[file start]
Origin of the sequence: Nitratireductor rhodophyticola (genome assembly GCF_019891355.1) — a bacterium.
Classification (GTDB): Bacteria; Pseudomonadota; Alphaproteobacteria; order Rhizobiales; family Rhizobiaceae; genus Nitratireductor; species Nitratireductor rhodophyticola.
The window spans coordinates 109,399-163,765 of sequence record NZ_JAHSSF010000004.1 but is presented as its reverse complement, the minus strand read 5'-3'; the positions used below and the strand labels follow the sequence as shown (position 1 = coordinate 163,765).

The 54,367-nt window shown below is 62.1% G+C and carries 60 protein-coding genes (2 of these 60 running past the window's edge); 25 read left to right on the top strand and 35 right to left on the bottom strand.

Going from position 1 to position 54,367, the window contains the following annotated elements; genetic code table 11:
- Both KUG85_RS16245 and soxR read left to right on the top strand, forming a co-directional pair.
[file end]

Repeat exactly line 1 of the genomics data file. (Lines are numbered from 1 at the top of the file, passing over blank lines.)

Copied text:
Origin of the sequence: Nitratireductor rhodophyticola (genome assembly GCF_019891355.1) — a bacterium.